ReSharper 2017.1 Help

Introduce Variable for Substring refactoring

This refactoring helps you quickly move a part of a string to a separate variable.

Note that the initial string should not be a type member assignment. The refactoring will create a local variable and therefore it only works where statements are allowed. Depending on the target C# version, ReSharper either uses interpolated string or String.Format(). Note that you can always convert between those with context actions (Alt+Enter).

To introduce a variable for a substring

  1. Select a substring of a string in your code. The initial string should be where statement is allowed, e.g. an expression, a local variable initializer, a method argument, etc.
  2. Press Ctrl+Shift+R, and then choose Introduce Variable for Substring on the Refactor This menu.
  3. ReSharper moves the substring to a new variable and deploys a Hot Spot Session where you can choose variable type and name.
    You can use the following keys to go through the session parameters:
    • If ReSharper suggests some values for the current parameter, use Up and Down arrow keys to navigate through the list of suggested values, or just type in a desired value.
    • Press Tab or Enter to accept the value and move to the input position of the next parameter. If this is the last parameter, the hot spot session completes and the caret moves to the end position defined for the session.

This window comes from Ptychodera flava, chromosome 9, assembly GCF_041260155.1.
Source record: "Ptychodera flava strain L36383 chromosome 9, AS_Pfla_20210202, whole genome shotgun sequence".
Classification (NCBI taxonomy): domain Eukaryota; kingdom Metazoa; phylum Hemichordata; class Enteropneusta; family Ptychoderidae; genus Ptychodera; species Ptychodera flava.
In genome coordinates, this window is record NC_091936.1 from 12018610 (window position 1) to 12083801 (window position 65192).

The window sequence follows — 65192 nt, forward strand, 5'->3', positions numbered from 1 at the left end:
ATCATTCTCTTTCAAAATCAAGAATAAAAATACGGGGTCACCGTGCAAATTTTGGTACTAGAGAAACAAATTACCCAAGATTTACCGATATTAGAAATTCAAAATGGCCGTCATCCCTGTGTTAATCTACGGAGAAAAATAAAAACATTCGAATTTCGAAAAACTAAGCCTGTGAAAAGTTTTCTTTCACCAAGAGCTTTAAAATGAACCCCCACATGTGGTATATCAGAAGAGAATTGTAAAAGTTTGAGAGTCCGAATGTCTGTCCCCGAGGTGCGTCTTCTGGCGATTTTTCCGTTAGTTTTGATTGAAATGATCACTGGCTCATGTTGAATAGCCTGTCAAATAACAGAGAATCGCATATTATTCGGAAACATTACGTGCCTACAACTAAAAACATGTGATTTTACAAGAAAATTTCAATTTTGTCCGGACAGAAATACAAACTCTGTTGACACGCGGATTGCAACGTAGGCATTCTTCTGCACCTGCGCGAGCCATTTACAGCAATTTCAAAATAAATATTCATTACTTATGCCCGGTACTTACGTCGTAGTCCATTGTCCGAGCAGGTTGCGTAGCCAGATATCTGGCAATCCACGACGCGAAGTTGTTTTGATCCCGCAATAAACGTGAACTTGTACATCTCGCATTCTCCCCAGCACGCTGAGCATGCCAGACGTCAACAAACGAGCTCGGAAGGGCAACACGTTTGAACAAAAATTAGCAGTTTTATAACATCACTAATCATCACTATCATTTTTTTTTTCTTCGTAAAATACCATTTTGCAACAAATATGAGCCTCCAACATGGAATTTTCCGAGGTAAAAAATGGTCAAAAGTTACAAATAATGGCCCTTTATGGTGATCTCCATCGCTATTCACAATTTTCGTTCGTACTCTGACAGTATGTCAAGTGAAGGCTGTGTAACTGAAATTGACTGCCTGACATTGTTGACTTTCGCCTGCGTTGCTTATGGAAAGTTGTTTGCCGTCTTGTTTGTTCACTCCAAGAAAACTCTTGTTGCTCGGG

• Press Shift+Tab to move the input focus to the input position of the previous parameter.
    • Press Esc to exit the hot spot session. In this case, all session parameters will be initialized with default values.

In the example below, the refactoring creates a variable for a part of the returned phrase:

Introducing variable for substring

Now you can vary this part of the phrase as necessary, for example, use the Inline Parameter refactoring to move the variable to the method parameter.

Introducing variable for substring

This feature is supported in the following languages/technologies:

The instructions and examples given here address the use of the feature in C#. For details specific to other languages, see corresponding topics in the ReSharper by Language section.

Last modified: 12 October 2017

See Also